A708. Dx: Pulmonary contusion. It does not always show up right away, may become evident one or two days after the trauma. Management:; 1. Fluid restriction (using colloids) and diuretics,; 2. Respiratory support:; (intubation, mechanical ventilation and PEEP if needed)
Q709. A 54-year-old lady crashes her car against a telephone pole at high speed. On arrival at the E.R. she is breathing well. She has multiple bruises over the chest, and is exquisitely tender over the sternum at a point where there is a crunching feeling of crepitation elicited by palpation. Dx?; Further Tests?
A709. Dx: Sternal fracture; (but the point is that she is at high risk for myocardial contusion and for traumatic rupture of the aorta); Further tests:; Most important:; 1. CT scan; 2. Transesophageal echo; (or arteriogram looking for aortic rupture); Also work-up for MI:; 1. EKG; 2. Cardiac enzymes
Q710. A 53-year-old man is involved in a high-speed automobile collision. He has moderate respiratory distress. Physical exam shows no breath sounds over the entire left chest. Percussion is unremarkable. Chest X-Ray shows air fluid levels in the left chest. Dx?; Management?
A710. Dx: Diaphragmatic rupture; (It is always on the left); Management: Surgical repair
Q711. A motorcycle daredevil attempts to jump over the 12 fountains in front of Caesar’s Palace Hotel in Las Vegas. As he leaves the ramp at very high speed his motorcycle turns sideways and he hits the retaining wall at the other end, literally like a rag doll. At the ER he is found to be remarkably stable, although he has multiple extremity fractures. A chest X-Ray shows fracture of the left first rib and widened mediastinum. Dx?; Diagnostic Test?; Tx?
A711. Dx: traumatic rupture of the aorta; (King size trauma, fracture of a hard-to-break bone...it could be first rib, scapula or sternum...and the tell-tale hint of widened mediastinum); Diagnostic Test: Arteriogram (aortogram); Treatment: Emergency surgical repair
Q712. A 34-year-old lady suffers severe blunt trauma in a car accident. She has multiple injuries to her extremities, has head trauma and has a pneumothorax on the left. Shortly after initial examination it is noted that she is developing progressive subcutaneous emphysema all over her upper chest and lower neck. Dx?; Test for additional findings?; Diagnostic test?; Tx?
A712. Dx: Traumatic rupture of the trachea or major bronchus; Additional findings: Chest X-Ray would confirm the presence of air in the tissues; Diagnostic test: Fiberoptic bronchoscopy; (to confirm diagnosis and level of injury and to secure an airway); Tx: Surgical repair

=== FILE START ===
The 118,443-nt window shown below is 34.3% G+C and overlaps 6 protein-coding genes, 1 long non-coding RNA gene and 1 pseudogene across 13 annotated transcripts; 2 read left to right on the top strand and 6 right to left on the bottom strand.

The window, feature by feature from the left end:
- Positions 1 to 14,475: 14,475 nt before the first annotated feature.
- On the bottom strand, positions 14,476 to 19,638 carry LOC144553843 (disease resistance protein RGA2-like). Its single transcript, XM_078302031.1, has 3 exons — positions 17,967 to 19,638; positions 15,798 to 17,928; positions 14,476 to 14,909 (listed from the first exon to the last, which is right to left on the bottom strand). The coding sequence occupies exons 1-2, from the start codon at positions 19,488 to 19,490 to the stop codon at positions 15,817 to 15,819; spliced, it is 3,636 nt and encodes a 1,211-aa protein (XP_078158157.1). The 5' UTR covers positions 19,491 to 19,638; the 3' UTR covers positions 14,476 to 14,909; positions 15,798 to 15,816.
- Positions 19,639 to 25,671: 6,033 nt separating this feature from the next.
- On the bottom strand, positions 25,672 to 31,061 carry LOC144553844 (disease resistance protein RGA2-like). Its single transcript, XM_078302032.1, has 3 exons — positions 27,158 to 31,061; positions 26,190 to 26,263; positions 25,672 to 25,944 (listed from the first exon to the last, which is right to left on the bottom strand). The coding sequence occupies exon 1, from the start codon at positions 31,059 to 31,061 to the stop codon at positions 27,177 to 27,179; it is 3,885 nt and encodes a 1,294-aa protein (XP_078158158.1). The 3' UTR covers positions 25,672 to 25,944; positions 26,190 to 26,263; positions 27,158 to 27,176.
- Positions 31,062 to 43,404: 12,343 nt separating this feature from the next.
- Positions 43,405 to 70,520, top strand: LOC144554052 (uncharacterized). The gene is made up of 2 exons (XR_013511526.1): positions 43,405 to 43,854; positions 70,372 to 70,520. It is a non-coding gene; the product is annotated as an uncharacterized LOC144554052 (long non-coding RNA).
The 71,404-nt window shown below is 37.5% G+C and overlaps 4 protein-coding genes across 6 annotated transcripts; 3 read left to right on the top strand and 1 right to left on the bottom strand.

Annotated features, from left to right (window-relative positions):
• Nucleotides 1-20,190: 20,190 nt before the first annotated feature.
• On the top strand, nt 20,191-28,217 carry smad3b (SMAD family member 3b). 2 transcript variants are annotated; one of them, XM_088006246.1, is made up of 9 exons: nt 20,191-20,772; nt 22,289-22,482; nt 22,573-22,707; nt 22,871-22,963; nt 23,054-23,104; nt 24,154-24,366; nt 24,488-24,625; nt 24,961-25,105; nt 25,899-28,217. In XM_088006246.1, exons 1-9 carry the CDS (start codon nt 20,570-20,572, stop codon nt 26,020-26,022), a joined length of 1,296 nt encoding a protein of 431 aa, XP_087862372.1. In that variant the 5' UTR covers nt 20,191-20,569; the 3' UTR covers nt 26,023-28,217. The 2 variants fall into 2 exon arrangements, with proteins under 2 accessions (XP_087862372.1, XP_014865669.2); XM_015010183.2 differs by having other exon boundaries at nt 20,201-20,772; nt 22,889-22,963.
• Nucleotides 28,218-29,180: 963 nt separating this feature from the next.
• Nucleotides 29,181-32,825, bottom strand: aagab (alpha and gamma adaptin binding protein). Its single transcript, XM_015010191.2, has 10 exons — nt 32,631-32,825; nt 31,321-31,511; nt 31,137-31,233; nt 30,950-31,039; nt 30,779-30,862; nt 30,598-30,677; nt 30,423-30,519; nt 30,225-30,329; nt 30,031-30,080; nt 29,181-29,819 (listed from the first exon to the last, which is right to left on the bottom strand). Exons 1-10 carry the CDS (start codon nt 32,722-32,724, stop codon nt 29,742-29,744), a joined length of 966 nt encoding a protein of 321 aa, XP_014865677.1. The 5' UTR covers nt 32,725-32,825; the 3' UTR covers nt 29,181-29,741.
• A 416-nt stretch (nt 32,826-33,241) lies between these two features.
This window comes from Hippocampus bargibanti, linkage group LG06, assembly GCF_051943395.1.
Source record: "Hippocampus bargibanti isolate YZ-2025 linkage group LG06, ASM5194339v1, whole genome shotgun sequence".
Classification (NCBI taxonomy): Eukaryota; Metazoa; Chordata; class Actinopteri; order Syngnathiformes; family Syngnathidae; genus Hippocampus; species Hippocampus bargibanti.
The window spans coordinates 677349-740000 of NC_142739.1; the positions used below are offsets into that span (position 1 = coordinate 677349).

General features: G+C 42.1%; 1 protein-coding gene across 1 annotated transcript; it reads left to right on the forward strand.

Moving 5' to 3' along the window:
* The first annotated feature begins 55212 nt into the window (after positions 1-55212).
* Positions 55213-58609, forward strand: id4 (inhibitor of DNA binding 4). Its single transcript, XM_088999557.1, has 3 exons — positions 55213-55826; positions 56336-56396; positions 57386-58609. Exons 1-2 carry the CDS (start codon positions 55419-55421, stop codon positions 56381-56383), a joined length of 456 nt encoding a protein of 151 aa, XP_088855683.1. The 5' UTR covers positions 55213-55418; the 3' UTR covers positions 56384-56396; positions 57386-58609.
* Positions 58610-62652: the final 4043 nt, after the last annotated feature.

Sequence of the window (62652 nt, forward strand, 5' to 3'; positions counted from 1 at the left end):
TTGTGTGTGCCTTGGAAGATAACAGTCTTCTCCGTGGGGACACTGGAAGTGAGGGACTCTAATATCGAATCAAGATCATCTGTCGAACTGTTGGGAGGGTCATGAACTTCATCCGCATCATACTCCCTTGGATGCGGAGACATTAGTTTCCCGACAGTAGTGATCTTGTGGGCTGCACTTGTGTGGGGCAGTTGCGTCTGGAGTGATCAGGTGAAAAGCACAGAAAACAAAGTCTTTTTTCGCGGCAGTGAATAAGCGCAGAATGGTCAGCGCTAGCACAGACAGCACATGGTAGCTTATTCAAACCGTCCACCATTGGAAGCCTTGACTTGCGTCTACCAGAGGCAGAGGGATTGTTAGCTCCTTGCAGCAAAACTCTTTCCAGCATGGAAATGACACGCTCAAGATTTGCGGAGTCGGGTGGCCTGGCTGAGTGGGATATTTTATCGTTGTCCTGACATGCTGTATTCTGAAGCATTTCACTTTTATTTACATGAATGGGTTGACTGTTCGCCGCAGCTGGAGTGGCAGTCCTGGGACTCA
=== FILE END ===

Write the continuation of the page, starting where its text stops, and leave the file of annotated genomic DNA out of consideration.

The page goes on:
Q713. A 26-year-old lady has been involved in a car wreck. She has fractures in upper extremities, facial lacerations and no other obvious injuries. Chest X-Ray is normal. Shortly thereafter she develops hypotension, tachycardia and dropping hematocrit. Her CVP is low. Dx?; Diagnostic Test if stable?; Unstable? (2 possible); Tx?
A713. Dx: Abdominal bleed; Diagnostic test:; Patient is stable: CT scan; Unstable:; 1. Diagnostic Peritoneal Lavage; or; 2. Ultrasound in ER; Tx: Exploratory Lap
Q714. A 19 year old gang member is shot in the abdomen with a 38 caliber revolver. The entry wound is in the epigastrium, to the left of the midline. The bullet is lodged in the psoas muscle on the right. He is hemodynamically stable, the abdomen is moderately tender. Management (specific)?
A714. Management:; A penetrating wound of the abdomen gets exploratory laparotomy every time. preparations prior to surgery:; an indwelling bladder catheter, a big bore venous line for fluid administration and a dose of broad spectrum antibiotics.
Q715. A 19 year old gang member is shot once with a 38 caliber revolver. The entry wound is in the left mid-clavicular line, two inches below the nipple. The bullet is lodged in the left paraspinal muscles. He is hemodynamically stable, but he is drunk and combative and physical exam is difficult to do. Management?
A715. Management:; The point here is to remind you of the boundaries of the abdomen. Although this sounds like a chest wound, it is also abdominal. The belly begins at the nipple line. The chest does not end at the nipple line, though. Belly and chest are not stacked up like pancakes, they are separated by a dome. This fellow needs all the stuff for a penetrating chest wound (chest X-Ray, chest tube if needed), plus the exploratory lap
Q716. A 27 year old intoxicated man smashes his car against a tree. He is tender over the left lower chest wall. Chest X-Ray shows fractures of the 8th, 9th and 10th ribs on the left. He has a blood pressure of 85 over 68 and a pulse rate of 128. Dx?; Diagnostic test if stable?; Diagnostic test if crashing? (2); Tx?
A716. Dx: Ruptured spleen; Management if Stable: CT Scan; (if he responds promptly to fluid administration, and does not require blood; further management in that case may well be continued observation with serial CT scans); Management if “crashing”: Peritoneal Lavage or Sonogram followed by (Tx)Exploratory Laparotomy